• Paka Yagnas: —These Yagnas involve consecrating cooked items.
  • Soma Yagnas: — Agnistoma, atyajnistoma, uktya, shodasi, vājapeya, atirātra, and aptoryama are the seven soma-Yagnas.
  • Havir Yagnas: —These involve offering havish or oblations.
  • Panca Mahā Yagnas: — The “five great Yagnas” or Mahāsattras.
  • Bhuta Yagna: – Sacrifice to living beings (animals, birds, etc.)
  • Manushya Yagna: — Sacrifice to fellow human beings
  • Pitr Yagna: — Sacrifice to ancestors
  • Deva-Yagna (Homa) : — Sacrifice to Gods
  • Brahm-Yagna or Gyana Yagna : — Sacrifice to Brahman(ultimate reality) by way of systematic reading of the scriptures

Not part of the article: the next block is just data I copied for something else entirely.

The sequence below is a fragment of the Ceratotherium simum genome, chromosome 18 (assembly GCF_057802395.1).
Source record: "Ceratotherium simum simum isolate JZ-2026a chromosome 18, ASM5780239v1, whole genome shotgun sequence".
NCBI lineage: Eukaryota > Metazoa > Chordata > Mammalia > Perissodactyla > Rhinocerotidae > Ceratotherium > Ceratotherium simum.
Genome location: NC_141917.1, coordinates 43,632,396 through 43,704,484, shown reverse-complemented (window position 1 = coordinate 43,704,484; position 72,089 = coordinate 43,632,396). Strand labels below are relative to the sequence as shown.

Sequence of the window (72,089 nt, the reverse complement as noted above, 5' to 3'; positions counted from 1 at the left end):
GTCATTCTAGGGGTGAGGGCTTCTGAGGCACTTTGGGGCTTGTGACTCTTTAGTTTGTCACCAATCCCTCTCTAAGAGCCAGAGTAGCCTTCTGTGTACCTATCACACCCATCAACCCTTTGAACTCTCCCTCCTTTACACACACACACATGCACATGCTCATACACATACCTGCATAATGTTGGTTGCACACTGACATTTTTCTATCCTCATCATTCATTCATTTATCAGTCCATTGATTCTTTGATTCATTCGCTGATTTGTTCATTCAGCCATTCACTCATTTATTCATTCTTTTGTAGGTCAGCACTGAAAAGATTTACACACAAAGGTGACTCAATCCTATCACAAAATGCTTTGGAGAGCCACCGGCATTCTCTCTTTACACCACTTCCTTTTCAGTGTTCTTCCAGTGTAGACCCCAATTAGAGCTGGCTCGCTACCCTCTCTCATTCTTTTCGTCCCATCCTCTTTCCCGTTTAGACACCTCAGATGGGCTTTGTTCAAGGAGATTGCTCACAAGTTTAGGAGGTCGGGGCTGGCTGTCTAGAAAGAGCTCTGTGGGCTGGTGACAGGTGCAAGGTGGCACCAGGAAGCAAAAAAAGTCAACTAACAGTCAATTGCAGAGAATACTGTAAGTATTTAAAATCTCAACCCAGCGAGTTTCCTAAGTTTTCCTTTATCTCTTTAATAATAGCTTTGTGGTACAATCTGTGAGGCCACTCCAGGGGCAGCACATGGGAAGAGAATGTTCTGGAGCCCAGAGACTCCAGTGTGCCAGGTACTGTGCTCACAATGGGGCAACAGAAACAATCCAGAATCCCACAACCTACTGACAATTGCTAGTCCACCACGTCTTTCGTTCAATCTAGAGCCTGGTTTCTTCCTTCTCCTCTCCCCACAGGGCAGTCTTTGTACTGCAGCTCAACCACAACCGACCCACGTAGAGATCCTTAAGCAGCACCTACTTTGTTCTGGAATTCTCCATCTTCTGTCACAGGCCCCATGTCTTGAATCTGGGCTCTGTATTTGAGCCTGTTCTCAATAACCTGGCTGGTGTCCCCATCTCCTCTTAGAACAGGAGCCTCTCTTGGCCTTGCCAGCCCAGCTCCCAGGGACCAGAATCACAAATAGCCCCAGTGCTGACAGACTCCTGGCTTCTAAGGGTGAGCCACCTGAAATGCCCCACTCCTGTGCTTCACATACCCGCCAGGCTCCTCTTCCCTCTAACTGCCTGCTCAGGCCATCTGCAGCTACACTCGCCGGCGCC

• Veda vrātas: — They are four in number and done during Vedic education.
  • Sixteen Yagnas performed during one-time samskāras spanning the entire human lifetime from garbhādhānā (conception) to antyeshti (last rites of consigning the dead body to fire).